Anonymous Coward | about a year and a half ago | (#42205733)

Some new iMacs are labeled as 'Made in USA'

Re:Smart PR move (-1)

Anonymous Coward | about a year and a half ago | (#42204763)

Meh, their stock keeps falling and they have to keep shovelling bullshit to keep their investors happy. They didn't pay a dividend as promised and they lost 6% value yesterday.

Meanwhile, $100 mil is stuff all, it doesn't cut the muster, I think I saw a warehouse that stored alcohol being built in NZ for $230 mil last year. Sufficed to say, that company lost a major contract with the retail outlets and suffered an $8bn hit within that same Q so no Cook is only really playing with himself on this one.

AC: Master Of Bad Timing (1)

SuperKendall (25149) | about a year and a half ago | (#42204877)

Meh, their stock keeps falling

Oh really? [google.com]

Still time to buy in cheap before the Cook interview gets wider coverage, and people realize once again the stock P/E is far lower than other tech stocks...

Re:AC: Master Of Bad Timing (-1)

Anonymous Coward | about a year and a half ago | (#42205089)

Exactly a PR stunt. That, plus some jack-off billionaire said AAPL is a "Buy" today. Tomorrow it will do what it has been for the last month and that is yo-yo until the next Q release where everyone gets to see what a fuck up the iPhone 5 and iPad Mini was and the price gets caned below 425 which is what everyone is expecting.

The insiders know this but they are hoping for Xmas miracle to turn it around. Don't get me wrong, I don't feel AAPL is destined to tank into oblivion or anything like that though the company's goodwill is not what it was.

My interests are NOK shares, I like rooting for the underdog and I feel that some of its impacts in Europe may actually pay off. AAPL needs fix their devices to work in LTE over there but again I see that as an easy fix and yet another PR Stunt as well.

AAPL 400- , NOK 7+ by mid next year are my predictions.

What dividend promise? (1)

perpenso (1613749) | about a year and a half ago | (#42204893)

They didn't pay a dividend as promised ...

They pay *regular* dividends. They did not announce a *special* dividend to get around the upcoming tax increases that will go into effect on Jan 1. When did they promise to do so?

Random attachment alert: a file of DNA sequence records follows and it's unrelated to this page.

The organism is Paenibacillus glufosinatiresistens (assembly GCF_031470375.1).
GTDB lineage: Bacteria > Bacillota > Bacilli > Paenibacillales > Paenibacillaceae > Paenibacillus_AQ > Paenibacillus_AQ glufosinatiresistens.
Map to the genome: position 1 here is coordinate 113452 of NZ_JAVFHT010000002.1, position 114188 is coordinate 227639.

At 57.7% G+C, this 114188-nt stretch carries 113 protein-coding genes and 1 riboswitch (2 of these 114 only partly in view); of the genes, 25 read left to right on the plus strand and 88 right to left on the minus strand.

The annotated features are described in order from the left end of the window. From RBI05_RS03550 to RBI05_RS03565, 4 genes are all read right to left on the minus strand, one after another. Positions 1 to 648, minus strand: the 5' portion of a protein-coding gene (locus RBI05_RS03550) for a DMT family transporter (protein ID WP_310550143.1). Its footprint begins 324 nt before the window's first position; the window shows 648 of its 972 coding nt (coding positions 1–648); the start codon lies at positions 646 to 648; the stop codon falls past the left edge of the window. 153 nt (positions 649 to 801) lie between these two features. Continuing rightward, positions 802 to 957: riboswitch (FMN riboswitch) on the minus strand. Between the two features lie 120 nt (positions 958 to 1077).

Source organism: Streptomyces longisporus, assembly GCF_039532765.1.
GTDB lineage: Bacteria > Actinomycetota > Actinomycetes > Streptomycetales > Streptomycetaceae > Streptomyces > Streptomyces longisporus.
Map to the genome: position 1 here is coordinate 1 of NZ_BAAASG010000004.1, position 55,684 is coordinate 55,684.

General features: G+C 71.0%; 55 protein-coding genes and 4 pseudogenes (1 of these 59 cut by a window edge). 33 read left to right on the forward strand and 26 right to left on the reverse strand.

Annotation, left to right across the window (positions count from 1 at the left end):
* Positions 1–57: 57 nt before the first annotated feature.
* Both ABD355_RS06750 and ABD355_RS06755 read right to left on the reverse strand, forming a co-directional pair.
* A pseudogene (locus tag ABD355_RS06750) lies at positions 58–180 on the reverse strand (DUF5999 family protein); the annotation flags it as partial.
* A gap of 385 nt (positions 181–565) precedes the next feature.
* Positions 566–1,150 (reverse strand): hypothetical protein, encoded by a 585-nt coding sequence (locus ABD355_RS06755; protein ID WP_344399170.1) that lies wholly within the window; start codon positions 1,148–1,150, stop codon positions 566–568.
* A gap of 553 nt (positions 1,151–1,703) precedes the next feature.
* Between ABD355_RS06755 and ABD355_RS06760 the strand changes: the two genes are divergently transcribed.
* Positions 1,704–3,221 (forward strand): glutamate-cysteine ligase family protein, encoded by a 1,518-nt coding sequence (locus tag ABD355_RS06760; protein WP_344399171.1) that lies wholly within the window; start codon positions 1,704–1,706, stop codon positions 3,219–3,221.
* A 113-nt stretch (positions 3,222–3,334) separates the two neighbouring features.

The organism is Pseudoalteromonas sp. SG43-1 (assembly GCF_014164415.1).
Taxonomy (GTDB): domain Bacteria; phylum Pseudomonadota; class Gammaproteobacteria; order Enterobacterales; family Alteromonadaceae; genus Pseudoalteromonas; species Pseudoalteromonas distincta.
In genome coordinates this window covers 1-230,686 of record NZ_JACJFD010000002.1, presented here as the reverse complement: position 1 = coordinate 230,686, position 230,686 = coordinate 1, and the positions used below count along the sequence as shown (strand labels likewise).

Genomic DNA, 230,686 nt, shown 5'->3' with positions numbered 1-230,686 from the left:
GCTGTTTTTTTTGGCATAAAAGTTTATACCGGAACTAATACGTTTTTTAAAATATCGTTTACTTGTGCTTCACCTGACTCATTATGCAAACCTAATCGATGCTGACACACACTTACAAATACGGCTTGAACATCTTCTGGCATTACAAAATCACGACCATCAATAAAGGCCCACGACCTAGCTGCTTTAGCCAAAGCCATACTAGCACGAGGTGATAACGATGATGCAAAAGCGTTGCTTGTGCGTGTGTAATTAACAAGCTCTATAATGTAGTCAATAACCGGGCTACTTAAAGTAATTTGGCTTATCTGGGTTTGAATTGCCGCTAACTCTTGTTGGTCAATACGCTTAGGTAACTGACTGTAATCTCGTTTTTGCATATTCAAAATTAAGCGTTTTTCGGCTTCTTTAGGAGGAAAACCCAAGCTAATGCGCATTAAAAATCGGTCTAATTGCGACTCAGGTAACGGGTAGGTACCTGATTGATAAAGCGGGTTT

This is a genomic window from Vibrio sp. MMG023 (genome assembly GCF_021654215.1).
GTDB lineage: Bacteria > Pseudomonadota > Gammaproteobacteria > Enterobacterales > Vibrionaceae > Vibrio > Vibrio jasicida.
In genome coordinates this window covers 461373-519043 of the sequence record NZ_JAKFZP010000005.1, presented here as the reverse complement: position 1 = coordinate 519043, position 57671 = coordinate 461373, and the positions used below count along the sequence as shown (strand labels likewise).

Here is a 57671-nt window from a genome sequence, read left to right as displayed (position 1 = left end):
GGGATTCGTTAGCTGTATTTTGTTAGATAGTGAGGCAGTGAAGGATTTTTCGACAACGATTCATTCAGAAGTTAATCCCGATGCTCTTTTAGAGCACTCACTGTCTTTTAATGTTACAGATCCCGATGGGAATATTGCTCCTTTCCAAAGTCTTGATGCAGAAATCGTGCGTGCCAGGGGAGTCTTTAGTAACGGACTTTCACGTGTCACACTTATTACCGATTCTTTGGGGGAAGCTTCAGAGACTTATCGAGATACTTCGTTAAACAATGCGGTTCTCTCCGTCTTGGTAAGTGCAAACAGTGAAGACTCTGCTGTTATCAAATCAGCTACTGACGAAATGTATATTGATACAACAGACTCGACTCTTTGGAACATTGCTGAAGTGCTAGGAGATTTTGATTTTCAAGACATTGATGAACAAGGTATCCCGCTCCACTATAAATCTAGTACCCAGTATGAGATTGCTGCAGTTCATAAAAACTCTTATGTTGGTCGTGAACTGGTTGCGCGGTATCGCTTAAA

Re:What dividend promise? (0)

Anonymous Coward | about a year and a half ago | (#42205193)

Yes because they are so short of cash they need to conserve it right?

Re:What dividend promise? (1)

DrgnDancer (137700) | about a year and a half ago | (#42205573)

Instead they should pointlessly waste it?

Re:What dividend promise? (4, Insightful)

perpenso (1613749) | about a year and a half ago | (#42205685)

Yes because they are so short of cash they need to conserve it right?

Promising such a dividend, such a dividend being a reasonable thing to do, and speculators expecting such a dividend by year end to avoid a tax increase are entirely different things.

Besides, such a cash horde helped them get through a bad *decade* in the past. If they were not so fiscally conservative they might not be here now. Plus they are in the position of being able to make massive strategic purchases or investments without going into debt. That puts them in a pretty strong position with respect to whatever comes "next". The engineer in me likes to see such flexibility and options rather than managing according to wall street expectations and norms.

Re:Smart PR move (0)

Anonymous Coward | about a year and a half ago | (#42205013)

Best part is the knowledge that somewhere out there, the ghost of Steve Jobs is exploding in motherfuckin' spectral rage at Tim Cook, after Jobs's blunt comments to President Obama that those jobs aren't coming back to the US, and to get used to it. Man, just knowing that makes me feel great.

Tighter supply chain (1)

sjbe (173966) | about a year and a half ago | (#42205421)

It may reduce their margins (minutely), but it will give them an immediate response to any allegations of massive offshoring of labor or anti-American sentiment.

Actually with the volumes Apple does they can automate the heck out of things so their margins probably won't be affected much. The biggest challenges are getting the components to the assembly plant for reasonable cost as well as flexibility but again, Apple is a big enough player that they are in a reasonable position to make that happen. Tim Cook being a supply chain guy I'm sure understands this well. US manufacturing is very competitive unless there is a very high percentage of labor cost in the product, particularly if it is unskilled labor or if the competition enjoys subsidies US companies do not.

Not just PR (3, Insightful)

mschaffer (97223) | about a year and a half ago | (#42205681)

It's a move to help keep their products from being restricted from import if/when they ever lose an IP lawsuit.

Re:Not just PR (1)

Anonymous Coward | about a year and a half ago | (#42205823)

It's a move to help keep their products from being restricted from import if/when they ever lose an IP lawsuit.

WHAT?!? NO! YOU FOOL! We all KNOW that, but we don't say it out loud! If that idea gets traction, then the current state of the patent system and IP law would quickly get picked up as a GOOD thing that helps American jobs, and then we'll never get it reformed, EVER. What is WRONG with you?